Defenders of Title 17 energy loan guarantee programs periodically point to the many other areas of the economy in which the government makes direct loans or guarantees. They use the other programs as evidence for two main points: that the government is experienced and skilled in leveraging public credit to support private activities; and that what is being attempted in the energy sector is no different from what lots of other industries already get. A recent commentary by Mark Muro and Jonathan Rothwell on the Brookings Institution web site makes this argument, pointing out that
The U.S. government runs some 70 loan guarantee programs and 63 lending programs that catalyze the financing of everything from transportation infrastructure and rural housing to science parks. More than $3 trillion of taxpayer money is at risk in these programs...
It is true that like all of these other programs, the energy credit support boosts the available financing for targeted projects. However, Title 17 is by no means comparable to a college loan, farm mortgage, or even the majority of export credits.
- Scale. The Solyndra guarantee was for more than $500 million; most of the DOE guarantees are in the hundred million dollar range or above. Those for nuclear power range from $2 to $8 billion in credit exposure for a single project. This is dramatically different from other programs. Average credit supports for OPIC and Eximbank, for example, are generally well below $50 million per project. Average venture capital investments in the energy sector were also much smaller, generally less than $10 million per round. Table 5 (below), excerpted from a detailed review I did of subsidies to nuclear power earlier this year, provides more resolution comparative scales.
- Technology risk. All federal lending programs face some risks of default, due to changing markets or economic conditions of the borrower. However, the energy credit programs also face a tremendous amount of technology risk. The instruments are priced as though they were run-of-the-mill projects being financed. In reality, however, the unproven technologies make them more akin to venture capital than to a standard project finance loan.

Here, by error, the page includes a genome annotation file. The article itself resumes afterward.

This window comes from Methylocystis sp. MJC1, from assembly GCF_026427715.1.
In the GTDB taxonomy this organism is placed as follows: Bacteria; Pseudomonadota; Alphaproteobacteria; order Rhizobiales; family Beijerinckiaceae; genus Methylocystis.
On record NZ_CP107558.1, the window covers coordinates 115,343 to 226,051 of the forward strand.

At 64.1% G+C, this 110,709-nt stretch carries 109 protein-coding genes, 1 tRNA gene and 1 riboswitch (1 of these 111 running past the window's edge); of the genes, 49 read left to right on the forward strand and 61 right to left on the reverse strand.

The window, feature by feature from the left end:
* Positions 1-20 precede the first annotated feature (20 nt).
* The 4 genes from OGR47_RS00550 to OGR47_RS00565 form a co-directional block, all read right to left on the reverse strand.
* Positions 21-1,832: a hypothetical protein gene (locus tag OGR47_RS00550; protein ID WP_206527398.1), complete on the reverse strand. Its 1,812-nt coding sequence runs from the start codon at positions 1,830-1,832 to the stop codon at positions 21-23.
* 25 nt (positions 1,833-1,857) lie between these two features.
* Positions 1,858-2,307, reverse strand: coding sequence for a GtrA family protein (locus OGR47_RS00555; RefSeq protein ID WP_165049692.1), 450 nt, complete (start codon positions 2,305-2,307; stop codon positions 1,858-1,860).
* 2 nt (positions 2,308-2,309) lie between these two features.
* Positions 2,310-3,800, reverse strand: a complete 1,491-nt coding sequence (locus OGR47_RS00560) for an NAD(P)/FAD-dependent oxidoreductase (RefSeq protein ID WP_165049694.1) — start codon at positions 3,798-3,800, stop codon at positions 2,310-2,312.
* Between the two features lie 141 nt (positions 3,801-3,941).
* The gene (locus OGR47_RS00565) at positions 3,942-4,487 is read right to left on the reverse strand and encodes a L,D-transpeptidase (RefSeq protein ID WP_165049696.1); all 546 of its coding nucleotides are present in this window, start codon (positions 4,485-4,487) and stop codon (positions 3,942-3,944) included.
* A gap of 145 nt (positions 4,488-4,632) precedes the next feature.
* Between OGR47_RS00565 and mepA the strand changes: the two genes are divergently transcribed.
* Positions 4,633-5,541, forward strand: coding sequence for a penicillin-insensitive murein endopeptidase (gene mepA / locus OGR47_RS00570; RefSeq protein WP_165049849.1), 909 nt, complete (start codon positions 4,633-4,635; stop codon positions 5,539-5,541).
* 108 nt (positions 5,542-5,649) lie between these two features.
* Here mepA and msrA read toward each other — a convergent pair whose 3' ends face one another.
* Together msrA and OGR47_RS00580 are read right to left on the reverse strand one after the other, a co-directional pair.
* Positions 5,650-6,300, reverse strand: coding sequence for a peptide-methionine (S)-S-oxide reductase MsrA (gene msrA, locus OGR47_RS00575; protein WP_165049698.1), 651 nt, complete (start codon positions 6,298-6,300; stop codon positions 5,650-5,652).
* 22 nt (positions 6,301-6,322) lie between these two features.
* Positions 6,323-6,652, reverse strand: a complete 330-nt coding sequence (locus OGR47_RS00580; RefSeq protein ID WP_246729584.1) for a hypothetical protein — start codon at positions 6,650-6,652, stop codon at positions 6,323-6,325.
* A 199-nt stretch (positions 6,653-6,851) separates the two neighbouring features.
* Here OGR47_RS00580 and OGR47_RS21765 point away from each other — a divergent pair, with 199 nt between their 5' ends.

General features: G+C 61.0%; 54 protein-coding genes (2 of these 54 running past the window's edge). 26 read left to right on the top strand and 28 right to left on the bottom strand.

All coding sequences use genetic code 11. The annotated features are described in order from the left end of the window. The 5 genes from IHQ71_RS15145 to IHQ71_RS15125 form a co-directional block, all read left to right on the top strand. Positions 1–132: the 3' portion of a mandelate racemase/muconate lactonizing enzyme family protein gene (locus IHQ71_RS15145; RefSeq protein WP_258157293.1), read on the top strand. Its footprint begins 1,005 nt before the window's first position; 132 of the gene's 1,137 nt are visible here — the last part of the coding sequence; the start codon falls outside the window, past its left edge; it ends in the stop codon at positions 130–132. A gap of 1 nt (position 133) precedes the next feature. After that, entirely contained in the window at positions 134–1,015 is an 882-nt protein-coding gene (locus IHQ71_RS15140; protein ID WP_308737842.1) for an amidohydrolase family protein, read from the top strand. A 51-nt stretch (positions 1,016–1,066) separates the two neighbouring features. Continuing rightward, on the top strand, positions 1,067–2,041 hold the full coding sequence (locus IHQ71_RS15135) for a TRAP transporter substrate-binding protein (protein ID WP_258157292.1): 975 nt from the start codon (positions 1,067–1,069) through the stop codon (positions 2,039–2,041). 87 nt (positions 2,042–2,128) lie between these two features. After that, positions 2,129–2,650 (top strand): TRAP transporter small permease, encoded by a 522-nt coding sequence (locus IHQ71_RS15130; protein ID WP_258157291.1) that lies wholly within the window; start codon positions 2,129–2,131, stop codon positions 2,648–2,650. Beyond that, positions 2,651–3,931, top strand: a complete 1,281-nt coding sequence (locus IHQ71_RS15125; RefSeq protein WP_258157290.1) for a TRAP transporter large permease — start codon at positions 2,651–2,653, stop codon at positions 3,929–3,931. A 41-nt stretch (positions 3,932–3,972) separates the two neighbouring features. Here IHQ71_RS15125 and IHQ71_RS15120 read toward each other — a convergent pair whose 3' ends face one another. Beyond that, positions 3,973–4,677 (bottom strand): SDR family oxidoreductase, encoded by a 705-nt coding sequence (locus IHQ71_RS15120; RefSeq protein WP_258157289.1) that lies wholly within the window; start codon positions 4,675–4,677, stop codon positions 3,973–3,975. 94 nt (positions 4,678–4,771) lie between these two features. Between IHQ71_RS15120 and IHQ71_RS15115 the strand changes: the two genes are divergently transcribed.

- Concentration of risk. As the scale of credit risk for individual deals rises, the impact of single defaults on the overall portfolio performance become increasingly important. Title 17 offers far less ability to use a mixed portfolio of commitments (e.g., a diversified mix of geographic locations or industry types) to offset the risks associated with single loans than exists for other programs (OPIC for example) that have a larger number of smaller scale, more diversified lending commitments. Furthermore, many of the supported projects face large systemic risks from events beyond their control. Chinese subsidies to solar put at risk many of the supported solar projects. Natural gas fracking (driving power prices down) and the Fukushima accident (driving nuclear power prices up) put at risk the ability for any of the proposed nuclear projects to be competitive.
- Poor transparency. Very little is known about the terms of the deals being struck, how loan guarantee "winners" are being selected by the small number of people involved in decision making, and potential conflicts of interest. How closely do the number of actual jobs created by a guaranee match the job creation claims on the application? On what basis was the credit subsidy on the loan calculated? Does the federal government have an equity participation should the high-risk investment pay off? Do any of the specialists involved in vetting the loan guarantees or the credit risk have conflicts that would bias their input? Surely there are ways to make much more information known to the public without revealing confidential business information. The Solyndra bankruptcy will hopefully lead us in that direction.
Finally, Muro and Rothwell suggest that despite the bankruptcy, there is a possibility that the taxpayer will be made whole. They underscore this point by reporting an asset value for the firm that exceeds the loan guarantee amount. Yes, the feds may get something. But we need to be realistic here: if liabilities didn't exceed assets, the firm wouldn't have declared bankruptcy. This means that the total debts of the firm go well beyond the federal loan guarantee that is attracting so much attention; and that the federal government is not the only creditor. Taxpayers will share in whatever is left on an equal basis (pari passu) with other creditors of a similar rank in the bankruptcy; original proposals to give DOE first access to assets in a bankruptcy were eliminated as the proposed rules for the program went final. Further, pre-bankruptcy asset values are often steeply discounted once the firm ceases to be a going concern, likely reducing recoveries still further.
Source: Doug Koplow, Earth Track, Inc. Nuclear Power: Still Not Viable Without Subsidies, (Washington, DC: Union of Concerned Scientists), 2011.